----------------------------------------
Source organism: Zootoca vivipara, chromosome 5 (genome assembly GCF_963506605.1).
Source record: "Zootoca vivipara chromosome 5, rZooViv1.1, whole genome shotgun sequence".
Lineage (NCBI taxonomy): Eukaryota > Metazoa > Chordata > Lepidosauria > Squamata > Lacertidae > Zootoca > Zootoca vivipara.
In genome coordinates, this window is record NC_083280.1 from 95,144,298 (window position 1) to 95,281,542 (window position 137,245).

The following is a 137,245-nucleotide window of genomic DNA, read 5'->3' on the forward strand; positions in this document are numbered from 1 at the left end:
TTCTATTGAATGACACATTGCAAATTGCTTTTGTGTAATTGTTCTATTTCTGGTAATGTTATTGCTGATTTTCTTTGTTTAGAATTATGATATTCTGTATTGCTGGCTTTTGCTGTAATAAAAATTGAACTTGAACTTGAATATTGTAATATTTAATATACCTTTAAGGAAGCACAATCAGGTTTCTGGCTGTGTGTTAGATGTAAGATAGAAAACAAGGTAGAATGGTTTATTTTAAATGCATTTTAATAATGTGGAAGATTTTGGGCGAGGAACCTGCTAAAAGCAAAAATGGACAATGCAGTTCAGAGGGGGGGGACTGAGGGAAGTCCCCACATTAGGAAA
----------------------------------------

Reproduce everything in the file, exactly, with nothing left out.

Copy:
Source organism: Zootoca vivipara, chromosome 5 (genome assembly GCF_963506605.1).
Source record: "Zootoca vivipara chromosome 5, rZooViv1.1, whole genome shotgun sequence".
Lineage (NCBI taxonomy): Eukaryota > Metazoa > Chordata > Lepidosauria > Squamata > Lacertidae > Zootoca > Zootoca vivipara.
In genome coordinates, this window is record NC_083280.1 from 95,144,298 (window position 1) to 95,281,542 (window position 137,245).

The following is a 137,245-nucleotide window of genomic DNA, read 5'->3' on the forward strand; positions in this document are numbered from 1 at the left end:
TTCTATTGAATGACACATTGCAAATTGCTTTTGTGTAATTGTTCTATTTCTGGTAATGTTATTGCTGATTTTCTTTGTTTAGAATTATGATATTCTGTATTGCTGGCTTTTGCTGTAATAAAAATTGAACTTGAACTTGAATATTGTAATATTTAATATACCTTTAAGGAAGCACAATCAGGTTTCTGGCTGTGTGTTAGATGTAAGATAGAAAACAAGGTAGAATGGTTTATTTTAAATGCATTTTAATAATGTGGAAGATTTTGGGCGAGGAACCTGCTAAAAGCAAAAATGGACAATGCAGTTCAGAGGGGGGGGACTGAGGGAAGTCCCCACATTAGGAAA